General Question

Evelyn_475's avatar

How much would you pay a fitness trainer in this business situation?

Asked by Evelyn_475 (792points) March 27th, 2013

What is “best business” practice here? I want to treat the people who work for me well, but I also want to make wise business choices.
I am a personal trainer who has built a very popular group fitness program. My business is expanding so quickly that I would like to hire one of my trainer friends to run a boot camp component that I will be adding. I want my role to move more into the business side (recruiting, marketing, record keeping, etc.) and his/ her role to be running the actual boot camp sessions. Does 65% (their profit) 35% (my profit) adequate? Or should it be 50%/ 50%? I appreciate all the advice fluther friends!

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6 Answers

ETpro's avatar

If it were my business, and if I wanted to give the new hire a cut of the action they produce to keep them motivated and producing, I’d ask them what they expected. If they want almost the entire pie, they are telling you they aren’t going to be happy with any reasonable offer, and will eventually depart with a bevy of students so they can have the whole pie to themselves. I’d think that given the costs of marketing and providing space, accounting, risk management, etc.; 50/50 is extremely generous. Your trainer friend might surprise you and ask for considerably less that that.

Wishing you the best in growing your business.

Judi's avatar

I would also think about paying based on how many people show up. Someone could pay the monthly fee but if the trainer is bad they won’t come back next week or re up next month. If you pay X dollars per head you motivate them to keep the program interesting and treat your customers well.
I know that’s how people are paid in the yoga studio I go to. The more popular teachers get paid more.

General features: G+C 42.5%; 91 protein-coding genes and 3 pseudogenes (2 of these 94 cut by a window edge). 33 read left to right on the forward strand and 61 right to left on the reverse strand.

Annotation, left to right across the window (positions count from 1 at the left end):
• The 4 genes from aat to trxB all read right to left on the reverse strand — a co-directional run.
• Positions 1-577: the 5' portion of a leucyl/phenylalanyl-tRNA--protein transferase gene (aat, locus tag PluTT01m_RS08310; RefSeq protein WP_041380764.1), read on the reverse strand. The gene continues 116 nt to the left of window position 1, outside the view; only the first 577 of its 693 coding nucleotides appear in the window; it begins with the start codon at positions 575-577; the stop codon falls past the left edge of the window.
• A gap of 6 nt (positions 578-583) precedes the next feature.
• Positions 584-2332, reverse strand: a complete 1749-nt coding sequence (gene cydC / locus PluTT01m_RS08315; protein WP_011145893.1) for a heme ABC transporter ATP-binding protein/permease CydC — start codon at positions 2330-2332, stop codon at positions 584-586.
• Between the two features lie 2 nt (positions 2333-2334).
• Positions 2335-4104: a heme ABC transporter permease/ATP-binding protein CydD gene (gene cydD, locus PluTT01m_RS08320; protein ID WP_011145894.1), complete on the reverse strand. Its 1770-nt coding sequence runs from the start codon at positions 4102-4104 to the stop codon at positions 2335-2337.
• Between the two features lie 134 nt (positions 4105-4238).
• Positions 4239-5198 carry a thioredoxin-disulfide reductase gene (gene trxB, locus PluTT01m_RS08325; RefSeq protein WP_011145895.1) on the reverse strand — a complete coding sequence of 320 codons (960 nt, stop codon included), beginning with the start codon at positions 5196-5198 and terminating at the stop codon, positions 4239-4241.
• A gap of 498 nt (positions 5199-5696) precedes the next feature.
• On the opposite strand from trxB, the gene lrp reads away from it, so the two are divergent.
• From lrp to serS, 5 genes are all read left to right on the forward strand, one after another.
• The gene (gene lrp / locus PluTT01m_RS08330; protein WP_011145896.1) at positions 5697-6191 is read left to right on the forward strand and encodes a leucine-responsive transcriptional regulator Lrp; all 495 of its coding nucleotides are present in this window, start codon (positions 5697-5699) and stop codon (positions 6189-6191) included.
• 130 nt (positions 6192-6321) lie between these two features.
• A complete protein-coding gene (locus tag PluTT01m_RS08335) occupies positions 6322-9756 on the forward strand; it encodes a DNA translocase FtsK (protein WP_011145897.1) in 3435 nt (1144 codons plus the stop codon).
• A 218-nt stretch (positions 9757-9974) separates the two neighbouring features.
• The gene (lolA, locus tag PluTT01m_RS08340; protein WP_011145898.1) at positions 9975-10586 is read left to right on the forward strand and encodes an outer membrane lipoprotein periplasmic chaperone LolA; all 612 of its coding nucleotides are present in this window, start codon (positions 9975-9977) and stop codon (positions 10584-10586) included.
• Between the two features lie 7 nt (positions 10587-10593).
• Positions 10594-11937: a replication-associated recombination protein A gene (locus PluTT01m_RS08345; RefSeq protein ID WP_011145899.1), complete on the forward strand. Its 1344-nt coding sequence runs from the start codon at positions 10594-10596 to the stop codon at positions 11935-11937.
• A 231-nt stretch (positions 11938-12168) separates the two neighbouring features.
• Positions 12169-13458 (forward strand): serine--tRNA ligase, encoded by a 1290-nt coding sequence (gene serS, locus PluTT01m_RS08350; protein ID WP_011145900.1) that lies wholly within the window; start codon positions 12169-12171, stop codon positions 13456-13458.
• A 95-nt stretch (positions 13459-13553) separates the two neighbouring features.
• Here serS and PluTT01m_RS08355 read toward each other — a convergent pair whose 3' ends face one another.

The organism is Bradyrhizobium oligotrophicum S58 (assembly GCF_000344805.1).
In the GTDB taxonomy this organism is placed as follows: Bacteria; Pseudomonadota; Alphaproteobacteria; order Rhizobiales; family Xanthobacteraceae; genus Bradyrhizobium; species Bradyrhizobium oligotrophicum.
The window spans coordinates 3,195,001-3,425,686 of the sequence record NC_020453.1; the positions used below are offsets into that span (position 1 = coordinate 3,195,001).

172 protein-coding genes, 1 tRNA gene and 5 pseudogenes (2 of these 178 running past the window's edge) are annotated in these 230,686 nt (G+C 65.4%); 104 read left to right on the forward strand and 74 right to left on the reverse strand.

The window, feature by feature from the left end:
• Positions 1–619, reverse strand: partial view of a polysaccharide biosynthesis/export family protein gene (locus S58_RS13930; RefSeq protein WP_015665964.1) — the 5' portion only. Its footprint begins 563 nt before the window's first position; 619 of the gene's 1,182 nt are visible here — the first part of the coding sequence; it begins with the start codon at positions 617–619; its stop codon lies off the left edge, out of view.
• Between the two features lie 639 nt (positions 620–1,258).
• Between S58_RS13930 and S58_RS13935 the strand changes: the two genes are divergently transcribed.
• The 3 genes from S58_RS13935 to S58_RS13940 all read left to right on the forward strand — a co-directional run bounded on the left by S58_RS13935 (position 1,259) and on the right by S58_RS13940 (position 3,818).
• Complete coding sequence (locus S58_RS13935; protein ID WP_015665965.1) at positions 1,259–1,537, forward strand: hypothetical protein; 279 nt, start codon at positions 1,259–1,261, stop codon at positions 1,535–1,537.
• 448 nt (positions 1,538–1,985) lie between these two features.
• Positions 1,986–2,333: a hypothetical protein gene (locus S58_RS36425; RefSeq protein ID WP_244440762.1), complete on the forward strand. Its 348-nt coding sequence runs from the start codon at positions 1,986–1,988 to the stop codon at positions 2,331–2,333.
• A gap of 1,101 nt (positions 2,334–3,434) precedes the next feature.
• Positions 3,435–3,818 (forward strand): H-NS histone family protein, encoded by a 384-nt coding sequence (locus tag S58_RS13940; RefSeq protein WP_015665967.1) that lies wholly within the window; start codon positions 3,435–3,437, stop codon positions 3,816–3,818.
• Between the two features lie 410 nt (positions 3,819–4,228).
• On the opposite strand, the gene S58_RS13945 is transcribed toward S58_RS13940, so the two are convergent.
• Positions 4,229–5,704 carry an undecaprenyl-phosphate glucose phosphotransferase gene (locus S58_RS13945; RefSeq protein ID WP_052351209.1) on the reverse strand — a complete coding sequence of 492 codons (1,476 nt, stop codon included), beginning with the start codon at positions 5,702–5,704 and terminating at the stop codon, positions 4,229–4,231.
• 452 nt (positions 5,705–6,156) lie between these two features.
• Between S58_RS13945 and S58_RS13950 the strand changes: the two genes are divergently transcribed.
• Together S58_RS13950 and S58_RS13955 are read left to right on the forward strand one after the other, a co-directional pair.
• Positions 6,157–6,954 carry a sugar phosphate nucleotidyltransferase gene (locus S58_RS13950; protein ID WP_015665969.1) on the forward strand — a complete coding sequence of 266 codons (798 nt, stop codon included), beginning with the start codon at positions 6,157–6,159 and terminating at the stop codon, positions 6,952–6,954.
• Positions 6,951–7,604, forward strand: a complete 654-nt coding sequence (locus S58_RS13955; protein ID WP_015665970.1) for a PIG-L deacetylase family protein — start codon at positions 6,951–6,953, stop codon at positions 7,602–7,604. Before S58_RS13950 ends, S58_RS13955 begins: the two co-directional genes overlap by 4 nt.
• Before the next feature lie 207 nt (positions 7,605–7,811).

LadyMmaLover's avatar

Firstly you should not mix business with pleasure. Do you want to keep this friend? If you really have your heart set on doing business with him make sure you write down whatever terms you two decide. I would give your friend and hourly rate unless they are going to do recruiting too.

marinelife's avatar

What is standard practice in the industry? 35% does not seem like much for having supplied the customers, set up the sessions, etc.

jgoose's avatar

If you’re doing the marketing and taking care of all of the overhead (and thus, risk), 50/50 is way too generous if the class is large, and very risky for your friend if the class is small. Personally, I would not offer a set percentage, but instead a guaranteed fair per-class compensation with small incentives for certain class size milestones. This lets your friend avoid the risk of an empty class and thus feeling hosed if he only gets a cut of 2 or 3 people, but lets you really profit if the class is large. Also, by offering incentives for larger classes, your friend is motivated to help bring people in. Everyone wins :) Just make sure that your reasonable expected minimum number of students will cover what you’re offering your friend, in addition to your overhead for the time the class is running.

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